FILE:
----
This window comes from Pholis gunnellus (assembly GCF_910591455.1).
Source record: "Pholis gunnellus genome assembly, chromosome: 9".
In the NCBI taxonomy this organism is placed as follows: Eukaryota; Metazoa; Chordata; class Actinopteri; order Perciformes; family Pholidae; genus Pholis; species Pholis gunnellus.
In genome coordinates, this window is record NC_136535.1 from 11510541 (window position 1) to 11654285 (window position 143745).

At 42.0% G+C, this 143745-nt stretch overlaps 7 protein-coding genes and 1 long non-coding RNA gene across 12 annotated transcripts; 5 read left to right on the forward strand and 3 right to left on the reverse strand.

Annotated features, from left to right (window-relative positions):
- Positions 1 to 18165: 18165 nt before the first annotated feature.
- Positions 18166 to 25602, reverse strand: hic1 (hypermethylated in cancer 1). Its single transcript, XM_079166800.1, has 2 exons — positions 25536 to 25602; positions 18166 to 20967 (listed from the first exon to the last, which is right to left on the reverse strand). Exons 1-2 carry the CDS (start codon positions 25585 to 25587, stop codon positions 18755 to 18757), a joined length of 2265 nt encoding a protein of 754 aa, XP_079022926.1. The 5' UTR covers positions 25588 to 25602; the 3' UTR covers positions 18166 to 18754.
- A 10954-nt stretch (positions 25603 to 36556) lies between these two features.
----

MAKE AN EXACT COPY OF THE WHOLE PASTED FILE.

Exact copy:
This window comes from Pholis gunnellus (assembly GCF_910591455.1).
Source record: "Pholis gunnellus genome assembly, chromosome: 9".
In the NCBI taxonomy this organism is placed as follows: Eukaryota; Metazoa; Chordata; class Actinopteri; order Perciformes; family Pholidae; genus Pholis; species Pholis gunnellus.
In genome coordinates, this window is record NC_136535.1 from 11510541 (window position 1) to 11654285 (window position 143745).

At 42.0% G+C, this 143745-nt stretch overlaps 7 protein-coding genes and 1 long non-coding RNA gene across 12 annotated transcripts; 5 read left to right on the forward strand and 3 right to left on the reverse strand.

Annotated features, from left to right (window-relative positions):
- Positions 1 to 18165: 18165 nt before the first annotated feature.
- Positions 18166 to 25602, reverse strand: hic1 (hypermethylated in cancer 1). Its single transcript, XM_079166800.1, has 2 exons — positions 25536 to 25602; positions 18166 to 20967 (listed from the first exon to the last, which is right to left on the reverse strand). Exons 1-2 carry the CDS (start codon positions 25585 to 25587, stop codon positions 18755 to 18757), a joined length of 2265 nt encoding a protein of 754 aa, XP_079022926.1. The 5' UTR covers positions 25588 to 25602; the 3' UTR covers positions 18166 to 18754.
- A 10954-nt stretch (positions 25603 to 36556) lies between these two features.